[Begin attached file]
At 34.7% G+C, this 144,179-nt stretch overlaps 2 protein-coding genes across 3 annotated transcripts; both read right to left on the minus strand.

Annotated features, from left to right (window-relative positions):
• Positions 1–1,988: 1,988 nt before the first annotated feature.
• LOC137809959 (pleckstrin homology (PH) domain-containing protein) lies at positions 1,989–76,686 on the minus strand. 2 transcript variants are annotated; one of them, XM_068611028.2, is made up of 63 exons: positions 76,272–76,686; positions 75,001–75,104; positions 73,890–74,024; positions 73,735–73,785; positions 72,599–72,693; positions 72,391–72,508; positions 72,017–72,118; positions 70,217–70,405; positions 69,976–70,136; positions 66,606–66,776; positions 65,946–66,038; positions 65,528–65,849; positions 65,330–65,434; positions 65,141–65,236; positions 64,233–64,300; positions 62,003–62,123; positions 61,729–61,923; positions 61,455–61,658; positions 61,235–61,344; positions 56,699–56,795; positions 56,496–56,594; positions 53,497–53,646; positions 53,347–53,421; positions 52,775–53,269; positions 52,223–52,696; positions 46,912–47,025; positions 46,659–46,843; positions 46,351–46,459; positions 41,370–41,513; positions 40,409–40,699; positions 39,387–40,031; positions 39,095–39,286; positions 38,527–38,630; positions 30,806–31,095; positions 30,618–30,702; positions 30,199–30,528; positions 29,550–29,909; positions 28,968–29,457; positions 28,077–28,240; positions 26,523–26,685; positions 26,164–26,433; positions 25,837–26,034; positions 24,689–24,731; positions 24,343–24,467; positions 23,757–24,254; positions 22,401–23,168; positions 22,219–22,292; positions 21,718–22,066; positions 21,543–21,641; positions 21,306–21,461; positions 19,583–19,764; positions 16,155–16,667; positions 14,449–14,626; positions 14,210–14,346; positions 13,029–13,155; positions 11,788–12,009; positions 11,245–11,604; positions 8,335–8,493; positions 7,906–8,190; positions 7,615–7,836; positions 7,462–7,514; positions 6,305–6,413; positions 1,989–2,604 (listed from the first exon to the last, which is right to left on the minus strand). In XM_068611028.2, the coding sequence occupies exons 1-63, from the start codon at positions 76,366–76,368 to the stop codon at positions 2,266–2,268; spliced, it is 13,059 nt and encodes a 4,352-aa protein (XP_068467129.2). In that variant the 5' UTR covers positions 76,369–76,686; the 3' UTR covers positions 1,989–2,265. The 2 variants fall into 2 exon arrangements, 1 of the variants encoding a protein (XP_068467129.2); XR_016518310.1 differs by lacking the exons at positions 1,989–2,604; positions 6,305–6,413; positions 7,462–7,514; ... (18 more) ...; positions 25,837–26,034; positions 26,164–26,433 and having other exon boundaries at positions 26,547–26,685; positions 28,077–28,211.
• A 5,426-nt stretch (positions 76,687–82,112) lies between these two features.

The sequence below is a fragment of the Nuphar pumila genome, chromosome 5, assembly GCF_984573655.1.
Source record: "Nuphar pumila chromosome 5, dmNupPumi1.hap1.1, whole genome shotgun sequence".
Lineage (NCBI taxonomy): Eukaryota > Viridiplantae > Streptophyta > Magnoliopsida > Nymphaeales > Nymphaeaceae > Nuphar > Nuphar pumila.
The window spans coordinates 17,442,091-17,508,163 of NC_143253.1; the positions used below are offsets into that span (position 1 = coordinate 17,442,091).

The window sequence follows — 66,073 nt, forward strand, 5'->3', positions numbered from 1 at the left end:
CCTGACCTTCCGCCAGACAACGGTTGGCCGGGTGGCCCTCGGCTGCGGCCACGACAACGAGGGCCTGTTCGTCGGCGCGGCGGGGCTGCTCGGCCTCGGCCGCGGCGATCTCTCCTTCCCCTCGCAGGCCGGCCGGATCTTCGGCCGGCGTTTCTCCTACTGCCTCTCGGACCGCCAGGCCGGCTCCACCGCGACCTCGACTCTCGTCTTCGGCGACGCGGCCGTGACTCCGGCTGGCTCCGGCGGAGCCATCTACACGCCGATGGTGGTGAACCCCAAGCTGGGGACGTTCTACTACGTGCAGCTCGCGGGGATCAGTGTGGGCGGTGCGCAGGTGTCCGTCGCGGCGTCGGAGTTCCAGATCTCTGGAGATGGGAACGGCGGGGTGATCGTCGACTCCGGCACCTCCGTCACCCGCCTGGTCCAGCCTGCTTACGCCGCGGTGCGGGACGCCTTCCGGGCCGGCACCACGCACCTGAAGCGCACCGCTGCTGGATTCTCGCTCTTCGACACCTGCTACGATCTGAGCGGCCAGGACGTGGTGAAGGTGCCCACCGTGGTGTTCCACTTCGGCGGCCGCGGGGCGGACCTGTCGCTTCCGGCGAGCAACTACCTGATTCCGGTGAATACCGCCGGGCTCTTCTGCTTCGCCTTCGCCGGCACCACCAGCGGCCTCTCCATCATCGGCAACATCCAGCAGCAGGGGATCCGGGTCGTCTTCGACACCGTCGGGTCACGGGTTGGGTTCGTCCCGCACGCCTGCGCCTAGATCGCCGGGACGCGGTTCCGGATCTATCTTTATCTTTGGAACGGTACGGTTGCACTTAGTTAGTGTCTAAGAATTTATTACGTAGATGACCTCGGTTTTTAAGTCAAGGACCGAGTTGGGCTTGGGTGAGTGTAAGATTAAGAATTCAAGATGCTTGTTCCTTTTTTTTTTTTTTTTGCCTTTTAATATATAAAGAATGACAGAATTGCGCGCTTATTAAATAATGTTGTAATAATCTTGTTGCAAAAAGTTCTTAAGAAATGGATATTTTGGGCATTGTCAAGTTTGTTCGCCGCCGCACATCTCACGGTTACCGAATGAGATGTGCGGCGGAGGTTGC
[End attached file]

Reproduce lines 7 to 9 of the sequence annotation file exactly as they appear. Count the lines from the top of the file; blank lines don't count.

Source record: "Nuphar pumila chromosome 5, dmNupPumi1.hap1.1, whole genome shotgun sequence".
Lineage (NCBI taxonomy): Eukaryota > Viridiplantae > Streptophyta > Magnoliopsida > Nymphaeales > Nymphaeaceae > Nuphar > Nuphar pumila.
The window spans coordinates 17,442,091-17,508,163 of NC_143253.1; the positions used below are offsets into that span (position 1 = coordinate 17,442,091).